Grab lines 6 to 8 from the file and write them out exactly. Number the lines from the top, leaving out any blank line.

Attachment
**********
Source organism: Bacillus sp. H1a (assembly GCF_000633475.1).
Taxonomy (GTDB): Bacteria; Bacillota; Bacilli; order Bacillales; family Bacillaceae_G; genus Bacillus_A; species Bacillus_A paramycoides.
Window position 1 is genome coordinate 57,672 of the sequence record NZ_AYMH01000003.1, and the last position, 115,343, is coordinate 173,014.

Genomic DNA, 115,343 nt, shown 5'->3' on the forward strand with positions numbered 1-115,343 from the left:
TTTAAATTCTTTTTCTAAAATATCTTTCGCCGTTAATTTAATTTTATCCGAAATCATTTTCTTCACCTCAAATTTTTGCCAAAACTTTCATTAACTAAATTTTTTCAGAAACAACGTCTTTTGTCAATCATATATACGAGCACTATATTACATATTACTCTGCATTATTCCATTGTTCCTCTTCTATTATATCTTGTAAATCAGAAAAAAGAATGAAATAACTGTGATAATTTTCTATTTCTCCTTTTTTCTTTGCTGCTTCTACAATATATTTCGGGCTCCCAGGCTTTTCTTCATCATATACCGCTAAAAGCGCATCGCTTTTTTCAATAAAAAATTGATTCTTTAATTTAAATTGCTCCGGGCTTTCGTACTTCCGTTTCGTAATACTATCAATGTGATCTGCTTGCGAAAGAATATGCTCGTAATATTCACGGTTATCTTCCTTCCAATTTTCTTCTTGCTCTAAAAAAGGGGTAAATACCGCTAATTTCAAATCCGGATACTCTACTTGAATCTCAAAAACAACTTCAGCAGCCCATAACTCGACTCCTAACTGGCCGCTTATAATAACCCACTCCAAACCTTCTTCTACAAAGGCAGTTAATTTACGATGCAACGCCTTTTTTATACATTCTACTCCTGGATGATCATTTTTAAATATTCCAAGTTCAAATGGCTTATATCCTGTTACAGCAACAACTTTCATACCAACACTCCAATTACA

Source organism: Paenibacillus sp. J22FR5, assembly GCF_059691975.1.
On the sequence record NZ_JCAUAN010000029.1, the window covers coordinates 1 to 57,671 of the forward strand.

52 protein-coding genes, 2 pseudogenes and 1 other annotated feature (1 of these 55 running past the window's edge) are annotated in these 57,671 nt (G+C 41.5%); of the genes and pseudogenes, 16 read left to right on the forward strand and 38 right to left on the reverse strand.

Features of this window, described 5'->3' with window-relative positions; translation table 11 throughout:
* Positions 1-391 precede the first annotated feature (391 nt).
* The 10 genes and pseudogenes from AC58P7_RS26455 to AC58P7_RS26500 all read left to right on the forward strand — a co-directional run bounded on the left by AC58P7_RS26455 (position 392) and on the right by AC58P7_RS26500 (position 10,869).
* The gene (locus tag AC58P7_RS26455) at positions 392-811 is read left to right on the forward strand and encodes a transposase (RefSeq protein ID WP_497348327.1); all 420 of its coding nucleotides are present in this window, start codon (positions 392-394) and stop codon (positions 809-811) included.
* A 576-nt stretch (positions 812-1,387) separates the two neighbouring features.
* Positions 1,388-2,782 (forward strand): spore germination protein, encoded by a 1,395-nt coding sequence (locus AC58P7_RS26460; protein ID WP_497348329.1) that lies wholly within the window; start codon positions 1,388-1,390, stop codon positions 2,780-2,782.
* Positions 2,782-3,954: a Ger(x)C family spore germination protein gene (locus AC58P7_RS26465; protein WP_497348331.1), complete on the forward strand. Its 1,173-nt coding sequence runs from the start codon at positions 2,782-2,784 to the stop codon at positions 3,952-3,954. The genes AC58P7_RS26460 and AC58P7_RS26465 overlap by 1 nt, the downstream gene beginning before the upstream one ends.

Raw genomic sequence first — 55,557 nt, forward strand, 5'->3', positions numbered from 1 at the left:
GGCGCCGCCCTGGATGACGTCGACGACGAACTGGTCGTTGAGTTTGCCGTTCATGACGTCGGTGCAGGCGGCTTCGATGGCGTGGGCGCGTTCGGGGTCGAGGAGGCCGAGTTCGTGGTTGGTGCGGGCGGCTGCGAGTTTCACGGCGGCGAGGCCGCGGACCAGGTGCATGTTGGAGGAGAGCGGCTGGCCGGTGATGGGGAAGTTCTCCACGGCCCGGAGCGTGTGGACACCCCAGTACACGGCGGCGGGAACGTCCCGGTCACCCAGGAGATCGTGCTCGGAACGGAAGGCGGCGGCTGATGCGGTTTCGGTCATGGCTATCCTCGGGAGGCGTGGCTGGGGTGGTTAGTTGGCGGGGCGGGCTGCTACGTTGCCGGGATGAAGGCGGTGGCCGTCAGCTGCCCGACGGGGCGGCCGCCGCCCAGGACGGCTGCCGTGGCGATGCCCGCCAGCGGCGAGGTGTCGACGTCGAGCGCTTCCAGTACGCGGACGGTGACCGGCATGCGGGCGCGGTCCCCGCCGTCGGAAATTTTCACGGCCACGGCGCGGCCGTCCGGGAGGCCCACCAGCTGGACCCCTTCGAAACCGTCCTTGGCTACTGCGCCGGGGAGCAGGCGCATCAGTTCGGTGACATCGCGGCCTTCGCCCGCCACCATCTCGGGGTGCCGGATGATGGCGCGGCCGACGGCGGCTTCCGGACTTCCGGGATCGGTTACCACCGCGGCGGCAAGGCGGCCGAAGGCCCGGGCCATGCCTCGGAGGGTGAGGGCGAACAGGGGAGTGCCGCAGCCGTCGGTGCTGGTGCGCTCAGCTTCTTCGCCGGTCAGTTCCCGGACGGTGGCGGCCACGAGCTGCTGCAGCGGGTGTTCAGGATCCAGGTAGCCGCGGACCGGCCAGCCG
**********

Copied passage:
Source organism: Paenibacillus sp. J22FR5, assembly GCF_059691975.1.
On the sequence record NZ_JCAUAN010000029.1, the window covers coordinates 1 to 57,671 of the forward strand.

52 protein-coding genes, 2 pseudogenes and 1 other annotated feature (1 of these 55 running past the window's edge) are annotated in these 57,671 nt (G+C 41.5%); of the genes and pseudogenes, 16 read left to right on the forward strand and 38 right to left on the reverse strand.